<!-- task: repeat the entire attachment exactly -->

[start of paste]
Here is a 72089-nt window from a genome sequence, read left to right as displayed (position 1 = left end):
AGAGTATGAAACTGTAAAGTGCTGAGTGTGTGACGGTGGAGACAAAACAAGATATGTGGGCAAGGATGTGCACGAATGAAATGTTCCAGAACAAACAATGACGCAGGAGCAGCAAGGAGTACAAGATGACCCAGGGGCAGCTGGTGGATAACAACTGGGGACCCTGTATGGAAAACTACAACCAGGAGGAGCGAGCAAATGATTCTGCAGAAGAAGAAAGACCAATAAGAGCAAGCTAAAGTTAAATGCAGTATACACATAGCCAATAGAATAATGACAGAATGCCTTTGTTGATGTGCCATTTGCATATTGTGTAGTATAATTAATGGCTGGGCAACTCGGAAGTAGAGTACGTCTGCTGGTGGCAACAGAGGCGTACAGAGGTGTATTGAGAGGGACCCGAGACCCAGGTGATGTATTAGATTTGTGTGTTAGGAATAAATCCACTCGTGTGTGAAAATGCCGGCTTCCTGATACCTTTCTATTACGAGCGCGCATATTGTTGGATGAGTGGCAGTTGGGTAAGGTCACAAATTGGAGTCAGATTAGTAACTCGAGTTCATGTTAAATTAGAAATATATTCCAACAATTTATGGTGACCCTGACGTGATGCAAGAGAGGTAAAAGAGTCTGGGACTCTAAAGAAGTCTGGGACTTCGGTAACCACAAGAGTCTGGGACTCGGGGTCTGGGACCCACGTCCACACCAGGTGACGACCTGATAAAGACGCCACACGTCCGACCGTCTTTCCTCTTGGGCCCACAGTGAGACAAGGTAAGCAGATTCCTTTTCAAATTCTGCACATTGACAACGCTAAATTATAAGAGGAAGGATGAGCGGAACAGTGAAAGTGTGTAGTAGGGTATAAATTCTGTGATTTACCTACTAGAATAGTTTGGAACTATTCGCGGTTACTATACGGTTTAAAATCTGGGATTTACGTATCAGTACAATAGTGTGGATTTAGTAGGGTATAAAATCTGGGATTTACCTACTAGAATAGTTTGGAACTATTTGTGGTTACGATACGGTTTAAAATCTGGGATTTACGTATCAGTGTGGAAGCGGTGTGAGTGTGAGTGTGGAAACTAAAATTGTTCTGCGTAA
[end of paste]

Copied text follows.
Here is a 72089-nt window from a genome sequence, read left to right as displayed (position 1 = left end):
AGAGTATGAAACTGTAAAGTGCTGAGTGTGTGACGGTGGAGACAAAACAAGATATGTGGGCAAGGATGTGCACGAATGAAATGTTCCAGAACAAACAATGACGCAGGAGCAGCAAGGAGTACAAGATGACCCAGGGGCAGCTGGTGGATAACAACTGGGGACCCTGTATGGAAAACTACAACCAGGAGGAGCGAGCAAATGATTCTGCAGAAGAAGAAAGACCAATAAGAGCAAGCTAAAGTTAAATGCAGTATACACATAGCCAATAGAATAATGACAGAATGCCTTTGTTGATGTGCCATTTGCATATTGTGTAGTATAATTAATGGCTGGGCAACTCGGAAGTAGAGTACGTCTGCTGGTGGCAACAGAGGCGTACAGAGGTGTATTGAGAGGGACCCGAGACCCAGGTGATGTATTAGATTTGTGTGTTAGGAATAAATCCACTCGTGTGTGAAAATGCCGGCTTCCTGATACCTTTCTATTACGAGCGCGCATATTGTTGGATGAGTGGCAGTTGGGTAAGGTCACAAATTGGAGTCAGATTAGTAACTCGAGTTCATGTTAAATTAGAAATATATTCCAACAATTTATGGTGACCCTGACGTGATGCAAGAGAGGTAAAAGAGTCTGGGACTCTAAAGAAGTCTGGGACTTCGGTAACCACAAGAGTCTGGGACTCGGGGTCTGGGACCCACGTCCACACCAGGTGACGACCTGATAAAGACGCCACACGTCCGACCGTCTTTCCTCTTGGGCCCACAGTGAGACAAGGTAAGCAGATTCCTTTTCAAATTCTGCACATTGACAACGCTAAATTATAAGAGGAAGGATGAGCGGAACAGTGAAAGTGTGTAGTAGGGTATAAATTCTGTGATTTACCTACTAGAATAGTTTGGAACTATTCGCGGTTACTATACGGTTTAAAATCTGGGATTTACGTATCAGTACAATAGTGTGGATTTAGTAGGGTATAAAATCTGGGATTTACCTACTAGAATAGTTTGGAACTATTTGTGGTTACGATACGGTTTAAAATCTGGGATTTACGTATCAGTGTGGAAGCGGTGTGAGTGTGAGTGTGGAAACTAAAATTGTTCTGCGTAA